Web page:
The second derivative of the UV spectrum between 280 and 300 nm was used to illustrate the subtle differences in the amino acid microenvironment. As depicted in Figure 4, the peak at 296 nm was caused by the tryptophan residues, while a combination of tryptophan and tyrosine resides caused that at 287 nm. The distance between the first peak and the first valley is considered ‘a’ while the distance from the second peak to the second valley is considered ‘b’. The ‘r’-value (r = a/b) indicates the ratio of peak to trough position. The higher the ‘r’-value, the greater the surface exposure of tyrosine residues [51]. The ‘r’-values for all mediated cured samples were higher than the control values, indicating that the tyrosine and tryptophan residues were exposed to a hydrophobic environment, which might be due to proteolytic depolymerization. The increase in ‘r’-values indicated that mediated curing led to a change in protein conformation and the exposure of bound tyrosine residues within the MPs to the surface due to protein unfolding. Additionally, UT could expose more hydrophobic amino acids to the surface of the protein molecule, at which point the increased hydrophobic interactions caused the protein to re-condense and re-embed some hydrophobic amino acids [52]. Under UT conditions, the interaction between glycerol and protein molecules was altered due to the change in protein conformation and subsequent bond formation.

3.8. SEM

As depicted in Figure 5a, the MPs in the control group showed a loose and rough structure, probably due to the electrostatic interactions caused by low ionic strength to form myosin filaments [53]. There was no significant change in the microstructure of MPs in the group with 1% glycerol addition (Figure 5b) compared to the control group. The experimental group with 4% glycerol addition (Figure 5c) showed smaller myofibril diameters, indicating an increased myofibril density with increasing glycerol concentration. After UT (Figure 5d), the surface of the myofibrils was flat and uniform, but the structure was looser, which might be related to the structural changes in the protein. Moreover, the changes in the pore ratio after UT could be attributed to the strong cavitation effect of ultrasound and its ability to induce protein de-folding [54]. Notably, the ultrasound-mediated glycerol-cured MPs showed the most delicate and tight distribution, and the UG4 group (Figure 5f) samples were relatively smoother, with smaller particles, and were neatly arranged. Therefore, it can be inferred that the entanglement of proteins with the hydroxyl groups in the surrounding environment after UT provided a stable environment for improving the protein content. This improved microstructure can be attributed to the synergistic effect of glycerol and ultrasound treatment.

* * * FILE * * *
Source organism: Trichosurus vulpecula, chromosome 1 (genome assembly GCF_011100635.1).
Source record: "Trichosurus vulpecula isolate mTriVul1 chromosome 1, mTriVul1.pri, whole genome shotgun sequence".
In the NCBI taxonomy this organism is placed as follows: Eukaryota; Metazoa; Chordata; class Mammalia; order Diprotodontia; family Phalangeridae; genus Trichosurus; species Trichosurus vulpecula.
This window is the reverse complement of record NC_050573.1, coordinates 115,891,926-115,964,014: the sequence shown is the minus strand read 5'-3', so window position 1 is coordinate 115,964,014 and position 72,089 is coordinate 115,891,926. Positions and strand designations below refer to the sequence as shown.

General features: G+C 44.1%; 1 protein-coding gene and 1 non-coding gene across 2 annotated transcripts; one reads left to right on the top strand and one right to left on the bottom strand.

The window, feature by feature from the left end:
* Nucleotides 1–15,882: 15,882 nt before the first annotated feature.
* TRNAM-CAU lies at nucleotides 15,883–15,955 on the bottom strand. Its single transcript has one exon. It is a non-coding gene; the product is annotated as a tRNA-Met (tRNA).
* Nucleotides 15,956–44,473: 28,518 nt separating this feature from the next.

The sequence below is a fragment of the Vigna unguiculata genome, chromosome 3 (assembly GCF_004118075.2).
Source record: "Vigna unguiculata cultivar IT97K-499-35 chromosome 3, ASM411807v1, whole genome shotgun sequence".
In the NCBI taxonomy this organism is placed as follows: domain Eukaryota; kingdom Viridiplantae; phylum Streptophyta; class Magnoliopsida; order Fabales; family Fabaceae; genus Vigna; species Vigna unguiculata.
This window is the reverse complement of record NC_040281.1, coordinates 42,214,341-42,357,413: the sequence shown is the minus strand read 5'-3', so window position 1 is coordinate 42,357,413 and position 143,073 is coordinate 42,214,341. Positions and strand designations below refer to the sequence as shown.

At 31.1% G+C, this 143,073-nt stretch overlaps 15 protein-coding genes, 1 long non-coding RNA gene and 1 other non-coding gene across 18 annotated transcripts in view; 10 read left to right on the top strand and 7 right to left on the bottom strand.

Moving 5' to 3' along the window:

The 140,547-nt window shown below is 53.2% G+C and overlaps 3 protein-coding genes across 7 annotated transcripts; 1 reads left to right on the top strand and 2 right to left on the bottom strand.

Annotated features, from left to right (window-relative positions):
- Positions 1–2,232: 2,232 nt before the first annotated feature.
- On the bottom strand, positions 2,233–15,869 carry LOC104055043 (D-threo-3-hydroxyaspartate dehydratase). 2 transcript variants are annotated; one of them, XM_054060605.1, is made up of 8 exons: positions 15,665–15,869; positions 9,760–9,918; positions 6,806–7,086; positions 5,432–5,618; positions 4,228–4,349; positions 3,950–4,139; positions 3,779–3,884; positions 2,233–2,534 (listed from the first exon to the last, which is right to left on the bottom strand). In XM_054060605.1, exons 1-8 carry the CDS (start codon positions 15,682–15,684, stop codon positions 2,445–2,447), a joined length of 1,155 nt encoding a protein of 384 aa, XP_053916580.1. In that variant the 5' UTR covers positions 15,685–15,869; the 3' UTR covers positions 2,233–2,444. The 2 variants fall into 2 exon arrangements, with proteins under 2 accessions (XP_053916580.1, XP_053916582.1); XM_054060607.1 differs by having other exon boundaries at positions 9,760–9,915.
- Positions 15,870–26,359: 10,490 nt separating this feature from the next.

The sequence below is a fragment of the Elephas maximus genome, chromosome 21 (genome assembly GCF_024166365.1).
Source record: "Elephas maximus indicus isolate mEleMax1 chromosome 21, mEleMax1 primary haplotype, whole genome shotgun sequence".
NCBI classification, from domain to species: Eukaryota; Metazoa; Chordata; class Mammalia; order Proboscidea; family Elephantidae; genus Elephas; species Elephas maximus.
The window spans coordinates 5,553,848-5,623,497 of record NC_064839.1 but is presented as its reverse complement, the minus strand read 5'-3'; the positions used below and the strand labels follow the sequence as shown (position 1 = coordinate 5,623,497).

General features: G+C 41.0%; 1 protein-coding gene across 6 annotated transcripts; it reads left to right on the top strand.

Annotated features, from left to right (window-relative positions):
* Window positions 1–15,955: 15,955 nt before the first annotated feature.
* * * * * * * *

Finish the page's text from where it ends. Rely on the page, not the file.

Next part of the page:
4. Conclusions

In this study, the addition of glycerol and UT reduced aw, cooking loss, and hardness values in the pork loin samples to different extents The LF-NMR results showed that the free water content of the samples was reduced, the immobilized water was converted to bound water, and the water holding capacity of the samples was improved. UT changed the structure of MPs, while glycerol changed their conformational stability through major molecular forces, such as hydrophobic and electrostatic interactions. Under co-mediated curing conditions, the Raman spectroscopy results showed a shift from α-helix to β-sheet, indicating the unfolding of the protein’s secondary structure. This promoted proteolysis at low ionic strength and allowed more hydrophobic groups to be exposed and the content of reactive sulfhydryl groups to increase, leading to hydrophobic aggregation of MP and the formation of a dense network structure. Notably, co-mediated curing has some potential in developing low-salt meat products due to its ability to improve their quality and protein structure.

Author Contributions

S.G.: conceptualization, design and conduct the experiments, data evaluation, and visualization, formal analysis, writing the original draft. Q.Z.: conceptualization, supervision, writing—review & editing, funding acquisition. Y.Z. (Ying Zhou): conceptualization, design, and conduct the experiments, data evaluation, formal analysis, writing—review & editing. J.W.: conceptualization, data evaluation, formal analysis, writing—review & editing. L.L.: data interpretation. Y.Z. (Yeling Zhou): data interpretation. D.C.: writing—review. Y.H.: writing—review. L.C.: conceptualization, writing—review & editing. X.Z.: resources. All authors have read and agreed to the published version of the manuscript.


This research was supported by the National Natural Science Foundation of China (No. 32060554), the Guizhou High-level Innovative Talent Training Project (Qianke Cooperation Platform Talent number [2016] 5662), Guizhou Science and Technology Innovation Talent Team of Ecological Characteristic Meat Products. (QKHPTRC [2020] 5004).

Institutional Review Board Statement

Not applicable.

Informed Consent Statement

Not applicable.

Data Availability Statement

Data are contained within the article.

Conflicts of Interest

The authors declare no conflict of interest.


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Figure 1. The curve of T2 relaxation time (a), T21, T2b, and T22 relaxation proportion (b) of different treatment conditions. C: 3% NaCl; G1: 3% NaCl and 1% glycerol; G4: 3% NaCl and 4% glycerol; U: 3% NaCl with UT; UG1: 3% NaCl and 1% glycerol with UT. UG4: 3% NaCl and 4% glycerol with UT.